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Format: Audio CD
This is the original recording, from 1978 (it was written between 1974 and 1976, and first performed in April 1976), and it is perfectly realized -- one of the two essential minimalist masterpieces, along with Riley's "In C." Reich's liner notes give a good idea of how it was constructed, referring to Balinese gamelan music, and West African drumming.
I was aware of this at the time of its release, because I listened to lots of ECM jazz, but did not hear it all the way through until recently as I became interested in contemporary composition. (I believe there was an excerpt on an ECM compilation I used to own called "Music for 54 Musicians"!)
"Music for 18 Musicians" is one of the most important creations of late 20th century music, and one of the most beautiful. Western "classical" music seems to be at an impasse at the turn of the millennium. Young, Riley and Reich pointed the way toward a synthesis with other musics, musics of the East, and of Africa. I see few signs that this is a deepening trend, but it should be, for the sake of us all. Compassion for all sentient beings! This music conveys that message.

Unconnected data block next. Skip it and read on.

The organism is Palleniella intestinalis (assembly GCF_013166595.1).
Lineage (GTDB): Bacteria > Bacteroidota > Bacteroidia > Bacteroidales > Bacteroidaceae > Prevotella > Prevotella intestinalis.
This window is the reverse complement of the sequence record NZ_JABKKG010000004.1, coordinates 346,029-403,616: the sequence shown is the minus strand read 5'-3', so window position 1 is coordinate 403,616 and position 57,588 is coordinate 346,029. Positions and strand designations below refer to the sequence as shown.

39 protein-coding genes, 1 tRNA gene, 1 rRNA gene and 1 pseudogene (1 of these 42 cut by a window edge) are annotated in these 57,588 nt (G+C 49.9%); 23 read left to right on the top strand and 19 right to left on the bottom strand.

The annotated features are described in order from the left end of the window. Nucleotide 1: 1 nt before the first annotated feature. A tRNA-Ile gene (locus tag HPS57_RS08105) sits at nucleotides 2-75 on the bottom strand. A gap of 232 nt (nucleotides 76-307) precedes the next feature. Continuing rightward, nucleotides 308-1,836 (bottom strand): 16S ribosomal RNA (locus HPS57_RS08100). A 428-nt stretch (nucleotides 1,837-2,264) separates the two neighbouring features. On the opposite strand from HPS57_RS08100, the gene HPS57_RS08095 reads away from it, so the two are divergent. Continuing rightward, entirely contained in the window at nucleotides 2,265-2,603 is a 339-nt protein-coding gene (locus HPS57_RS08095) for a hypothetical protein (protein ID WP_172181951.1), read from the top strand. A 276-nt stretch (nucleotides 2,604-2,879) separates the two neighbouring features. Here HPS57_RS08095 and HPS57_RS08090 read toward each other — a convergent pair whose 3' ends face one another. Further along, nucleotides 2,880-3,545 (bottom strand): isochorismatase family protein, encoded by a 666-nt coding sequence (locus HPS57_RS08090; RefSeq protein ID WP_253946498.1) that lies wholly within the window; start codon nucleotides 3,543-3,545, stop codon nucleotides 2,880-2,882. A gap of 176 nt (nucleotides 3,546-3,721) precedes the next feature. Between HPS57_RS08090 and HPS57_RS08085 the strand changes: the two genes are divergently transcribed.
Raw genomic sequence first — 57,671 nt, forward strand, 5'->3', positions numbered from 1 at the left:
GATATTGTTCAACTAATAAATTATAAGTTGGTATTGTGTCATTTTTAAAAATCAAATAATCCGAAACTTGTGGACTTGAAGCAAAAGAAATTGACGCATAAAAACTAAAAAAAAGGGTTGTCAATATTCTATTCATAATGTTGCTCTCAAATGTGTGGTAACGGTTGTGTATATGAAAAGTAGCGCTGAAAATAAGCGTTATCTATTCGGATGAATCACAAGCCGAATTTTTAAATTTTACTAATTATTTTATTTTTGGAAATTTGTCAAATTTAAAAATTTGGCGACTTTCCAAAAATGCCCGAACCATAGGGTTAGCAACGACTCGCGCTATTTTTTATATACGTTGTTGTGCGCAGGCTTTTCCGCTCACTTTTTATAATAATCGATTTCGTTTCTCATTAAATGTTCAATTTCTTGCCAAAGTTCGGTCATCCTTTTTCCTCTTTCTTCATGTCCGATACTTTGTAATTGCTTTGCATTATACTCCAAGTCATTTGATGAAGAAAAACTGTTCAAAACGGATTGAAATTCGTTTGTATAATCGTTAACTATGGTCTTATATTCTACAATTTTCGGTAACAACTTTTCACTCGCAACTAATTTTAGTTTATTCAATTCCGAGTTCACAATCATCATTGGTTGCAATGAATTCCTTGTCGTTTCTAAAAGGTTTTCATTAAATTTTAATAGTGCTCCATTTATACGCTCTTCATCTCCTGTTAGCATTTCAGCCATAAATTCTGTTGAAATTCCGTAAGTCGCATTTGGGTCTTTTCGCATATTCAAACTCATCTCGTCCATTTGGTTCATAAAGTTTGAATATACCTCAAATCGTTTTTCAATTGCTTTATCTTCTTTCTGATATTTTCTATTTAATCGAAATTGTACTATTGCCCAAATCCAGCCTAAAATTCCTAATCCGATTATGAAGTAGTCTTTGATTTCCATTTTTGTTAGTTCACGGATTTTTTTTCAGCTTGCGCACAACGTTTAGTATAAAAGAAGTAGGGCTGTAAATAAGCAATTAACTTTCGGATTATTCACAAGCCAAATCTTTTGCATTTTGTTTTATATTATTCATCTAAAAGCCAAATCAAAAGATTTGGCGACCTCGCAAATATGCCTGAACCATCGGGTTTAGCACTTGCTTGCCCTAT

So much music, so little time. I rarely pursue multiple recordings, but I may some day make an exception and look for Reich's more recent recording of this piece for Nonesuch. You can't go wrong with the original ECM, though!